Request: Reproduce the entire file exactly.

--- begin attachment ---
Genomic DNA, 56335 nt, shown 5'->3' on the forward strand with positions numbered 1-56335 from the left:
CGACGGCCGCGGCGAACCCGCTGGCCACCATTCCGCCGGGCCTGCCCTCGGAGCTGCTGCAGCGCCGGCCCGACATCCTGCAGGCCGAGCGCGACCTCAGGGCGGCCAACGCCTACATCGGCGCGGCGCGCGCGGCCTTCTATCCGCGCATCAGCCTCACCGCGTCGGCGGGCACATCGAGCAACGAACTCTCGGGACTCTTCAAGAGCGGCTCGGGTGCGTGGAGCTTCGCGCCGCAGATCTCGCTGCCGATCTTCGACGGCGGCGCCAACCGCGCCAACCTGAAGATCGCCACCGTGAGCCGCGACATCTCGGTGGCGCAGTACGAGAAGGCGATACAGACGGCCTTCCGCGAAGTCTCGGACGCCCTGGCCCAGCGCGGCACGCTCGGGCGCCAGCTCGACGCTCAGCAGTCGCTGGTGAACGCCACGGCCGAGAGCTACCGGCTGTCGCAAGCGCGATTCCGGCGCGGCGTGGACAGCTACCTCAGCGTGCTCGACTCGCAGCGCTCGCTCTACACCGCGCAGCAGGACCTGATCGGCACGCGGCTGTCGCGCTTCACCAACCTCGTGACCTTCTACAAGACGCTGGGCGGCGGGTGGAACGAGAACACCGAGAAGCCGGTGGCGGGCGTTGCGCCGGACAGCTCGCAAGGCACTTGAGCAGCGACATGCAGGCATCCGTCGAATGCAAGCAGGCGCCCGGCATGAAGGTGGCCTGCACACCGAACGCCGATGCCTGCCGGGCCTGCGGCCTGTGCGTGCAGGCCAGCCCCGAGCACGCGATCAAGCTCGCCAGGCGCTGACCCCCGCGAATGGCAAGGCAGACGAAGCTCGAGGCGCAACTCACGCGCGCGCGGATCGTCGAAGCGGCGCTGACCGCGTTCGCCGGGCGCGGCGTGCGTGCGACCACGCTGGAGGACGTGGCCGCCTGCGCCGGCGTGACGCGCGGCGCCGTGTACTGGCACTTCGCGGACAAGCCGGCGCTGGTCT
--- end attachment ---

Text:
Genomic DNA, 56335 nt, shown 5'->3' on the forward strand with positions numbered 1-56335 from the left:
CGACGGCCGCGGCGAACCCGCTGGCCACCATTCCGCCGGGCCTGCCCTCGGAGCTGCTGCAGCGCCGGCCCGACATCCTGCAGGCCGAGCGCGACCTCAGGGCGGCCAACGCCTACATCGGCGCGGCGCGCGCGGCCTTCTATCCGCGCATCAGCCTCACCGCGTCGGCGGGCACATCGAGCAACGAACTCTCGGGACTCTTCAAGAGCGGCTCGGGTGCGTGGAGCTTCGCGCCGCAGATCTCGCTGCCGATCTTCGACGGCGGCGCCAACCGCGCCAACCTGAAGATCGCCACCGTGAGCCGCGACATCTCGGTGGCGCAGTACGAGAAGGCGATACAGACGGCCTTCCGCGAAGTCTCGGACGCCCTGGCCCAGCGCGGCACGCTCGGGCGCCAGCTCGACGCTCAGCAGTCGCTGGTGAACGCCACGGCCGAGAGCTACCGGCTGTCGCAAGCGCGATTCCGGCGCGGCGTGGACAGCTACCTCAGCGTGCTCGACTCGCAGCGCTCGCTCTACACCGCGCAGCAGGACCTGATCGGCACGCGGCTGTCGCGCTTCACCAACCTCGTGACCTTCTACAAGACGCTGGGCGGCGGGTGGAACGAGAACACCGAGAAGCCGGTGGCGGGCGTTGCGCCGGACAGCTCGCAAGGCACTTGAGCAGCGACATGCAGGCATCCGTCGAATGCAAGCAGGCGCCCGGCATGAAGGTGGCCTGCACACCGAACGCCGATGCCTGCCGGGCCTGCGGCCTGTGCGTGCAGGCCAGCCCCGAGCACGCGATCAAGCTCGCCAGGCGCTGACCCCCGCGAATGGCAAGGCAGACGAAGCTCGAGGCGCAACTCACGCGCGCGCGGATCGTCGAAGCGGCGCTGACCGCGTTCGCCGGGCGCGGCGTGCGTGCGACCACGCTGGAGGACGTGGCCGCCTGCGCCGGCGTGACGCGCGGCGCCGTGTACTGGCACTTCGCGGACAAGCCGGCGCTGGTCT